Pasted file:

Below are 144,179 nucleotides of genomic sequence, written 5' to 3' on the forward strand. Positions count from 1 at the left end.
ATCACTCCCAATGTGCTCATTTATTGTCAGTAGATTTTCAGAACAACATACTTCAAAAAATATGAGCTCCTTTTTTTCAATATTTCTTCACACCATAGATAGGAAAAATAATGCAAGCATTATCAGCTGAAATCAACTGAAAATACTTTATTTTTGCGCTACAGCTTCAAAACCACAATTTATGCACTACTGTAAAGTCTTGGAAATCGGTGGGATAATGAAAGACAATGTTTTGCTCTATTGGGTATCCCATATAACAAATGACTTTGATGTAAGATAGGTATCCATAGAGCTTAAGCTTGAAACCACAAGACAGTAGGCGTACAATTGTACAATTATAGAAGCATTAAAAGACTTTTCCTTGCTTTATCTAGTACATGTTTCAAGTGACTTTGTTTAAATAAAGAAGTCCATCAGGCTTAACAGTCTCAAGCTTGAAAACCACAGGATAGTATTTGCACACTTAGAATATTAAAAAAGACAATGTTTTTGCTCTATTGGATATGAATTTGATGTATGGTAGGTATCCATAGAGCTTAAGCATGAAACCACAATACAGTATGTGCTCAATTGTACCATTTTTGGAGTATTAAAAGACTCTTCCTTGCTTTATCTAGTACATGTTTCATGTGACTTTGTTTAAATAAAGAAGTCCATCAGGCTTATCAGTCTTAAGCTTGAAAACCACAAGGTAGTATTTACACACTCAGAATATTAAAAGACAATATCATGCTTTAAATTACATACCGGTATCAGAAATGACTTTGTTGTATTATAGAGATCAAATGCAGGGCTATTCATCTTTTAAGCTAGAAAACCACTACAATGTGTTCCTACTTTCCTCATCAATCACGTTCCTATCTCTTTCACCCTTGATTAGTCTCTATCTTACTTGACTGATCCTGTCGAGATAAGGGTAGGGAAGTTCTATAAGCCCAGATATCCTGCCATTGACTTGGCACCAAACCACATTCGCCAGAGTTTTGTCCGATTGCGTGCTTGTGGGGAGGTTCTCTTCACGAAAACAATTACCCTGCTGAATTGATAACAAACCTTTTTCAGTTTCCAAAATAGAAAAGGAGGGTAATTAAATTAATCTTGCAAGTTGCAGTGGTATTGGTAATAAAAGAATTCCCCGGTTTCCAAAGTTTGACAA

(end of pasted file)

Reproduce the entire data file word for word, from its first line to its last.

Below are 144,179 nucleotides of genomic sequence, written 5' to 3' on the forward strand. Positions count from 1 at the left end.
ATCACTCCCAATGTGCTCATTTATTGTCAGTAGATTTTCAGAACAACATACTTCAAAAAATATGAGCTCCTTTTTTTCAATATTTCTTCACACCATAGATAGGAAAAATAATGCAAGCATTATCAGCTGAAATCAACTGAAAATACTTTATTTTTGCGCTACAGCTTCAAAACCACAATTTATGCACTACTGTAAAGTCTTGGAAATCGGTGGGATAATGAAAGACAATGTTTTGCTCTATTGGGTATCCCATATAACAAATGACTTTGATGTAAGATAGGTATCCATAGAGCTTAAGCTTGAAACCACAAGACAGTAGGCGTACAATTGTACAATTATAGAAGCATTAAAAGACTTTTCCTTGCTTTATCTAGTACATGTTTCAAGTGACTTTGTTTAAATAAAGAAGTCCATCAGGCTTAACAGTCTCAAGCTTGAAAACCACAGGATAGTATTTGCACACTTAGAATATTAAAAAAGACAATGTTTTTGCTCTATTGGATATGAATTTGATGTATGGTAGGTATCCATAGAGCTTAAGCATGAAACCACAATACAGTATGTGCTCAATTGTACCATTTTTGGAGTATTAAAAGACTCTTCCTTGCTTTATCTAGTACATGTTTCATGTGACTTTGTTTAAATAAAGAAGTCCATCAGGCTTATCAGTCTTAAGCTTGAAAACCACAAGGTAGTATTTACACACTCAGAATATTAAAAGACAATATCATGCTTTAAATTACATACCGGTATCAGAAATGACTTTGTTGTATTATAGAGATCAAATGCAGGGCTATTCATCTTTTAAGCTAGAAAACCACTACAATGTGTTCCTACTTTCCTCATCAATCACGTTCCTATCTCTTTCACCCTTGATTAGTCTCTATCTTACTTGACTGATCCTGTCGAGATAAGGGTAGGGAAGTTCTATAAGCCCAGATATCCTGCCATTGACTTGGCACCAAACCACATTCGCCAGAGTTTTGTCCGATTGCGTGCTTGTGGGGAGGTTCTCTTCACGAAAACAATTACCCTGCTGAATTGATAACAAACCTTTTTCAGTTTCCAAAATAGAAAAGGAGGGTAATTAAATTAATCTTGCAAGTTGCAGTGGTATTGGTAATAAAAGAATTCCCCGGTTTCCAAAGTTTGACAA